If you are an SLP who sees most of their students in small group therapy, raise your hand.
Listening Center--In this station, I have students sit at my desktop computer and listen to their targets. I have done this a few different ways. I have used the "Garage Band" software to have students strictly listen to words that I voice recorded. I also used "Power Point" to create several presentations where I have paired pictures and words with my voice recorded. This seems to be more motivating for the students because they can "click" through the pictures. While the Power Point presentations are my favorite, they take a little time to create. Unfortunately, my files are too big to share here at this time. For students who have minimal stimulability, I have them "listen only." As my students increase their accuracy of production with minimal cues, they are instructed to listen AND say the words they hear.
Table Time--I use this opportunity to get 1:1 time with each student. While they are with me one on one, I target the sound that is the hardest or least stimulable for them. My goal while I'm with them individually is to increase their stimulability so that target can be transitioned into a more "independent" station.
Sounds on the Carpet--In this station, it is VERY important to have the students practice their targets at the level that requires the least amount verbal cues. I have taught my students how to provide "friendly cues" to each other and encourage each other. Also, since my speech room is pretty small, I am in "earshot" of each student and can offer added cues or change their target if I don't hear accurate productions. Also in this station, the students can engage in "quick" games to motivate them such as "Trouble" or "Uno".
During speech lab, I use the tools that I have on hand and I have even created some new ones. Here is what you might need if you want to try this, too!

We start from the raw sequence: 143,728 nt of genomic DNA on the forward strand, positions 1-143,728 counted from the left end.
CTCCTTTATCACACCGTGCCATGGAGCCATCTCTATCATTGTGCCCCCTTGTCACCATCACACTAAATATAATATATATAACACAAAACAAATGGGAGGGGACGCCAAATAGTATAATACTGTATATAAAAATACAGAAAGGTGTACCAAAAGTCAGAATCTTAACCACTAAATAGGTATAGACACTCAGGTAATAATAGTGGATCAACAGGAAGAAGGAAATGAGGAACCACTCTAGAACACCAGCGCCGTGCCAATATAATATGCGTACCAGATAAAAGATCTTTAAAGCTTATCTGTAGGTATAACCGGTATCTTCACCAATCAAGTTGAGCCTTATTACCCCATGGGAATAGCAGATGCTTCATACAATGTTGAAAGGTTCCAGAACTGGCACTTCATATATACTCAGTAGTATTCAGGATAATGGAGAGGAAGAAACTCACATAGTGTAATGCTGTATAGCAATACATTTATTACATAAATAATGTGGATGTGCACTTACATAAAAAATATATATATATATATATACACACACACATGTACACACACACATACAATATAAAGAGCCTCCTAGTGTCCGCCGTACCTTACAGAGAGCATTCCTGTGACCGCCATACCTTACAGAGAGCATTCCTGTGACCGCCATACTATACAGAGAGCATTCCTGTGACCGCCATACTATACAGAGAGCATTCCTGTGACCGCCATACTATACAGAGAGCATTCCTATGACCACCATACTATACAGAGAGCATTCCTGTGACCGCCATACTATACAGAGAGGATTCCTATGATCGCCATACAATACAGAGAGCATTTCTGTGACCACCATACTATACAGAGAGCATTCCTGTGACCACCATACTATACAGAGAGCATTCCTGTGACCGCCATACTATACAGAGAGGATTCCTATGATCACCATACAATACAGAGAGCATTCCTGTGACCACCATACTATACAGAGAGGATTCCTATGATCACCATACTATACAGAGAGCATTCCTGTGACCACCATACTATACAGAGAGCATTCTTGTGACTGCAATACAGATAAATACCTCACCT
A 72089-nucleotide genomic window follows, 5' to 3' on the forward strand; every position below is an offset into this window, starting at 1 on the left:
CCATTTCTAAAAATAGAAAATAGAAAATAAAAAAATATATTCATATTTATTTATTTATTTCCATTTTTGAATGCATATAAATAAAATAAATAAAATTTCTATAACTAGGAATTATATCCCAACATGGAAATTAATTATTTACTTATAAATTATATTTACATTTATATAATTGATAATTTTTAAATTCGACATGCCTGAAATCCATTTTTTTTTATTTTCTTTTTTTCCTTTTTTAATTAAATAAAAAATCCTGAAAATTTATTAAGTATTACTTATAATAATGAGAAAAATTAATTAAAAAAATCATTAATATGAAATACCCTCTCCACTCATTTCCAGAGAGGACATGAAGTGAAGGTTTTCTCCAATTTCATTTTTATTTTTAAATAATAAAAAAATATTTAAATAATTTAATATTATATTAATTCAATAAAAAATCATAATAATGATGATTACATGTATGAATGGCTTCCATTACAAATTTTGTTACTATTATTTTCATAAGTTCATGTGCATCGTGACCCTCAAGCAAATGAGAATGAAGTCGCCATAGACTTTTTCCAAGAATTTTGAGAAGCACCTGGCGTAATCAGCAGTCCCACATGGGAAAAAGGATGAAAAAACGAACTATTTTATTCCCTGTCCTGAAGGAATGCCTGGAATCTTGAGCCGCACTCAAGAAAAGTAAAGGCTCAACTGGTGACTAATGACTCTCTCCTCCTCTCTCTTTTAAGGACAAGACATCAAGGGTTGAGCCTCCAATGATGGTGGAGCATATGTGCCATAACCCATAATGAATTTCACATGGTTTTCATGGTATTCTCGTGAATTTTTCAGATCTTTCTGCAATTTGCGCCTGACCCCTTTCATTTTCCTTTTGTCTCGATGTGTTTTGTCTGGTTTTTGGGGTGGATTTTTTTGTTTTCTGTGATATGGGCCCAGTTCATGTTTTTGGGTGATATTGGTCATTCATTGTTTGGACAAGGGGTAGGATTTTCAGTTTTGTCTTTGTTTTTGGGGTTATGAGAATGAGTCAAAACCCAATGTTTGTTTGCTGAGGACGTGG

1. A schedule for the "Speech Lab" rotation.--Grab mine here. This is what my schedule looks like:
I have it laminated and hanging on my white board. Since it is laminated, I am able to write the students' names on the schedule to let them know what "station" they are scheduled for. On the carpet, I usually have 2-3 students at a time (my preference is 2)
2. Articulation targets per student--I use artic cards or worksheets for this. My younger students do better with cards or sheets they can access in the speech room. My older students each have their own folder with their individual speech targets and they bring them to and from their speech sessions.
3. A Table or "area" with tools you will need for some 1:1 time such as a mirror, tongue depressors, gloves, data collection sheets, etc. for "table time". You might also want to keep a Speech Target handy. Grab mine here: Speech Target.
4. Motivating games for "sounds on the carpet". We like "Trouble", "Uno", "Topple", "Look Who's Listening," or just a pair of dice.
5. Counters. We used to use tally counters; however, they broke easily (guess I shouldn't have "cinched" on the brand). Now we just use post it notes and the students tally count their sound productions. Each student is responsible for keeping up with their own count and they use tally marks. At the end, they count up their sound productions and they love counting by fives, even my kindergartners!
6. Computer or voice recorder and headphones for listening station. We use a desktop, but anything that records your voice will work. My next step is to try my new Live Scribe Echo Pen (but that will be saved for a future post).
7. A timer. I set it for 4-5 minutes per station. When they hear it, they look at the schedule and make the switch!
8. Motivator chart. This can be accomplished in ANY way. I challenge each student to say their sounds at least 100 times per speech lab session. Then I set a "group goal" to work for a prize speech day such as a "Game Day" or "Popcorn Party". I have used a pom pon jar, a sticker chart, and a graph to track their progress. They are increasingly excited when they see their progress against another grade level!
In my experience since starting "Speech Lab", here is what I have noticed:
- Taking the time to "teach" the expectations for each station is a MUST!
- It works BEST with students once they reach the syllable or word level of their target sound.
- It's best for speech practice up to the sentence level. (Once a student starts connected speech tasks, it can be done, but you have to get creative.)
- It works best with at least 3-5 students; more or less I have found to be less effective and less motivating.
- It doesn't work very well for students with minimal stimulability.
If "Speech Lab" sounds like fun to you, I challenge you to try it out! So, put your had down, take your finger off of your nose, and quit patting your head. . .instead, get started toward reaching the goal of 100 trials correct per session!